# One-Hot Encoding a Feature on a Pandas Dataframe: Examples

Last updated:

Updated for Pandas 1.0

Dummy encoding is not exactly the same as one-hot encoding. For more information, see Dummy Variable Trap in regression models

When extracting features, from a dataset, it is often useful to transform categorical features into vectors so that you can do vector operations (such as calculating the cosine distance) on them.

All examples available on this notebook

Think about it for a second: how would you naïvely calculate the distance between users using the cosine difference, where their country of origin is the only feature?

You need a way that will correctly return zero for users that share the same country and 1 (maximum) for users that don't.

How would you calculate the distance between users in a dataset, where their country of origin is the only feature?

Take this dataset for example:

+---+----------------+
| id| country        |
+---+----------------+
|  0| russia         |
|  1| germany        |
|  2| australia      |
|  3| korea          |
|  4| germany        |
+---+----------------+


One of the ways to do it is to encode the categorical variable as a one-hot vector, i.e. a vector where only one element is non-zero, or hot.

With one-hot encoding, a categorical feature becomes an array whose size is the number of possible choices for that features, i.e.:

+---+---------------+----------------+------------------+---------------+
| id| country=russia| country=germany| country=australia|  country=korea|
+---+---------------+----------------+------------------+---------------+
|  0|              1|               0|                 0|              0|
|  1|              0|               1|                 0|              0|
|  2|              0|               0|                 1|              0|
|  3|              0|               0|                 0|              1|
|  4|              0|               1|                 0|              0|
+---+---------------+----------------+------------------+---------------+


## One-hot encode column

To create a dataset similar to the one used above in Pandas, we could do this:

import pandas as pd

df = pd.DataFrame({'country': ['russia', 'germany', 'australia','korea','germany']})


original-dataframe

Pandas provides the very useful get_dummies method on DataFrame, which does what we want:

import pandas pd

df = pd.DataFrame({'country': ['russia', 'germany', 'australia','korea','germany']})
pd.get_dummies(df['country'], prefix='country')


original dataframe

one-hot-encoded-features

## One-hot encoding vs Dummy variables

By default, the get_dummies() does not do dummy encoding, but one-hot encoding.

To produce an actual dummy encoding from your data, use drop_first=True (not that 'australia' is missing from the columns)

import pandas as pd

# using the same example as above
df = pd.DataFrame({'country': ['russia', 'germany', 'australia','korea','germany']})

pd.get_dummies(df["country"],prefix='country',drop_first=True)


original dataframe

No australia for you!
Some machine learning techniques require you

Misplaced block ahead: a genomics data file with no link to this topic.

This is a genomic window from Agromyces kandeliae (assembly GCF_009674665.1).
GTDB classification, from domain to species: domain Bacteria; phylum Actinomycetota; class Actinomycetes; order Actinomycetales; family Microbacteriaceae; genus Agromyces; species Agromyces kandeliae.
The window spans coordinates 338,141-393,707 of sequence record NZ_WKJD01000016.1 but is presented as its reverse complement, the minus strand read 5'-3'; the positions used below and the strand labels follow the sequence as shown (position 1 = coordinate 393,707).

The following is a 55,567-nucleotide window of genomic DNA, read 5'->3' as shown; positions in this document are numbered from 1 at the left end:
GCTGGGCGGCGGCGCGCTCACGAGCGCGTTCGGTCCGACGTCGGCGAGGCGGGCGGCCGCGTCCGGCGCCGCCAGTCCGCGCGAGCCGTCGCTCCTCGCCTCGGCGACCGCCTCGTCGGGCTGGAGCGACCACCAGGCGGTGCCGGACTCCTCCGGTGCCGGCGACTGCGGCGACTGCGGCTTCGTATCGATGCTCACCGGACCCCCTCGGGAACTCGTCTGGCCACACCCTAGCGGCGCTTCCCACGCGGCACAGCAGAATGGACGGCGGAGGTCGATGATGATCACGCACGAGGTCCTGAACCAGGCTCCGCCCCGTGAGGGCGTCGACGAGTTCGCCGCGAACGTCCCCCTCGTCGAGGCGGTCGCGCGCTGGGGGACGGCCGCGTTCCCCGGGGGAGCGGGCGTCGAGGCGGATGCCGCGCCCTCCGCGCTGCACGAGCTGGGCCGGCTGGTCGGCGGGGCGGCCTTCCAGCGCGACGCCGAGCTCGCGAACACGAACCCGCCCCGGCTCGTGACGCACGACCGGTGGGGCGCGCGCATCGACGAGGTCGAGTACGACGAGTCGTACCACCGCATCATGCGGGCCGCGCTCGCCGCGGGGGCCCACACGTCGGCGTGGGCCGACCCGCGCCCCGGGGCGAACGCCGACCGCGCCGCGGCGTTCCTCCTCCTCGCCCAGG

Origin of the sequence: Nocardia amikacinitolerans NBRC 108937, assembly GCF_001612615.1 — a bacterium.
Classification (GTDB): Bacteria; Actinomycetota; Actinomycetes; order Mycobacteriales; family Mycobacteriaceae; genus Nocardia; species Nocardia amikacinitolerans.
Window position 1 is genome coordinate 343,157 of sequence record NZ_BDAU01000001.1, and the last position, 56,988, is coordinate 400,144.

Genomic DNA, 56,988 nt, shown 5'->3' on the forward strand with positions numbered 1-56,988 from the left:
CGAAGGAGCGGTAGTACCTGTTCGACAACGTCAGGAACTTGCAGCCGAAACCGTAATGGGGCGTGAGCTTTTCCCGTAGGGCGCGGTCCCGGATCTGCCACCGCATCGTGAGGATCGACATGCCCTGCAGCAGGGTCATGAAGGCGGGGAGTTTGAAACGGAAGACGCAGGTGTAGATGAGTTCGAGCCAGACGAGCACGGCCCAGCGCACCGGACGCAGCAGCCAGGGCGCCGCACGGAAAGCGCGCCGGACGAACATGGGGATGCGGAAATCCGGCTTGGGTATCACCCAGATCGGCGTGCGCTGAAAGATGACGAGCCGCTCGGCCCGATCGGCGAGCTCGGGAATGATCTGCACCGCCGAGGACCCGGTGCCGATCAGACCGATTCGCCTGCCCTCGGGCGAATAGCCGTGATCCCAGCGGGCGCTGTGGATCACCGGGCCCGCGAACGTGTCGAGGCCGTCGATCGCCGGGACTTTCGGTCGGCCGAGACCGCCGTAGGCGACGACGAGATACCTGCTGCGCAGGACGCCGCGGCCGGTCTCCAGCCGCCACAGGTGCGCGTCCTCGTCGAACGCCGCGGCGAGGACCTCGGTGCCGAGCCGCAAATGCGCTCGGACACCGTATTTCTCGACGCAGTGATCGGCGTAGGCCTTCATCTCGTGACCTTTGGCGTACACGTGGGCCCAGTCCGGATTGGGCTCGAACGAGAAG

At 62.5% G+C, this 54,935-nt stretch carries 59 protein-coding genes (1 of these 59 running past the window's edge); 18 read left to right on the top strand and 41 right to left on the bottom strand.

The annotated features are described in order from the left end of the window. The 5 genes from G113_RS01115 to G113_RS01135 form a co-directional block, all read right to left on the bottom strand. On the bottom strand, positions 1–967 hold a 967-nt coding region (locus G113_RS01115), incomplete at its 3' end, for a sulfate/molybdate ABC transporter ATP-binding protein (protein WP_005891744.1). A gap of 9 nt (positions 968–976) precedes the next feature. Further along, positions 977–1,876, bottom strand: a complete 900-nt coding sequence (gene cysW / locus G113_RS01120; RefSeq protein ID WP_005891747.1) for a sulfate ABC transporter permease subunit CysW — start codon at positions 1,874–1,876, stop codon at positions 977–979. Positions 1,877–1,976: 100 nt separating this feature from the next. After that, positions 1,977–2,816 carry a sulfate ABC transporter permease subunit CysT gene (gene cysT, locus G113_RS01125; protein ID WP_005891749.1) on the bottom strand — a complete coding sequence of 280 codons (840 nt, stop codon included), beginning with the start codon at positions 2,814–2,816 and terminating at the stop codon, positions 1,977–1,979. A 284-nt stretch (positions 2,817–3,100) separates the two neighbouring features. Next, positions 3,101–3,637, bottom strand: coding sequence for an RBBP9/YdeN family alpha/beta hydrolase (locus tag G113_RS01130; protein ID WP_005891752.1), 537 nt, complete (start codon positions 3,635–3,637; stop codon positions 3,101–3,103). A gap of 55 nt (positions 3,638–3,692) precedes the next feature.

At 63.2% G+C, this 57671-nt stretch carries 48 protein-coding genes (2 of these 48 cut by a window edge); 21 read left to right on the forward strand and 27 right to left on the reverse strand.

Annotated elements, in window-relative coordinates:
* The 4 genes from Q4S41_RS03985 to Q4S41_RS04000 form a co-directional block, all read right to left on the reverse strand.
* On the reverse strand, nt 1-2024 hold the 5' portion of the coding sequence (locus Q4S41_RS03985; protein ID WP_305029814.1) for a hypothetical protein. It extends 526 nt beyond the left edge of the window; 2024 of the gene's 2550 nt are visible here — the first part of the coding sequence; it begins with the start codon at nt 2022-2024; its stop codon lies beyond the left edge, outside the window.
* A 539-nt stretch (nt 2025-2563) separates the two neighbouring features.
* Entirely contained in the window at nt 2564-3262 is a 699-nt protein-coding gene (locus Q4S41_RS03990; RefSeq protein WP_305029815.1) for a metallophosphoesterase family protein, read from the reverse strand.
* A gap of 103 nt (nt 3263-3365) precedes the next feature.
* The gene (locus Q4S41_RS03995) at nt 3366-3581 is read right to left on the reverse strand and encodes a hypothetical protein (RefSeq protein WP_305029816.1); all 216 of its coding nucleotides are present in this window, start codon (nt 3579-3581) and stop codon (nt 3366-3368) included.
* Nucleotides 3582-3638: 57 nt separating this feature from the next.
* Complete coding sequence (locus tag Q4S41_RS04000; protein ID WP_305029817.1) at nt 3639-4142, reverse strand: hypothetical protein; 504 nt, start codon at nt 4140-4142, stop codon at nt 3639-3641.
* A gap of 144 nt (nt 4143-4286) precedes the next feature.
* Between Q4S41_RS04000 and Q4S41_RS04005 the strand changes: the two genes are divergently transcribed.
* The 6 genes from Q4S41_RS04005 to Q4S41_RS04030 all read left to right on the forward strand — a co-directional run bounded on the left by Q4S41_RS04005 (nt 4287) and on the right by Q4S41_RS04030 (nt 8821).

to drop one dimension from the representation so as
to avoid dependency among the variables.
Use "drop_first=True" to achieve that.

## Columns for categories that only appear in test set

You need to inform pandas if you want it to create dummy columns for categories even though never appear (for example, if you one-hot encode a categorical variable that may have unseen values in the test).

Use .astype(<col-name>, CategoricalDtype([<list-of-categories>])):

import pandas as pd

from pandas.api.types import CategoricalDtype

# say you want a column for "japan" too (it'll be always zero, of course)
df["country"] = train_df["country"].astype(CategoricalDtype(["australia","germany","korea","russia","japan"]))

# now call .get_dummies() as usual
pd.get_dummies(df["country"],prefix='country')


BEFORE: source dataframe

AFTER: a column was created for japan
(all zeros) even though
it did not appear as
a value in the source dataframe

## Add dummy columns to dataframe

All in one line: df = pd.concat([df,pd.get_dummies(df['mycol'], prefix='mycol',dummy_na=True)],axis=1).drop(['mycol'],axis=1)

For example, if you have other columns (in addition to the column you want to one-hot encode) this is how you replace the country column with all 3 derived columns, and keep the other one:

Use pd.concat() to join the columns and then drop() the original country column:

import pandas as pd

# df now has two columns: name and country
df = pd.DataFrame({
'name': ['josef','michael','john','bawool','klaus'],
'country': ['russia', 'germany', 'australia','korea','germany']
})

# use pd.concat to join the new columns with your original dataframe
df = pd.concat([df,pd.get_dummies(df['country'], prefix='country')],axis=1)

# now drop the original 'country' column (you don't need it anymore)
df.drop(['country'],axis=1, inplace=True)


BEFORE: original columns 'name' and 'country'
AFTER: 'country' column has been replaced
by the derived one-hot columns

## Nulls/NaNs as separate category

Use dummy_na=True:

import pandas as pd
import numpy as np

df = pd.DataFrame({
'country': ['germany',np.nan,'germany','united kingdom','america','united kingdom']
})

pd.get_dummies(df['country'], dummy_na=True)


In the original dataframe one
of the values is NaN
If you pass dummy_na=True, you get an extra column for NaNs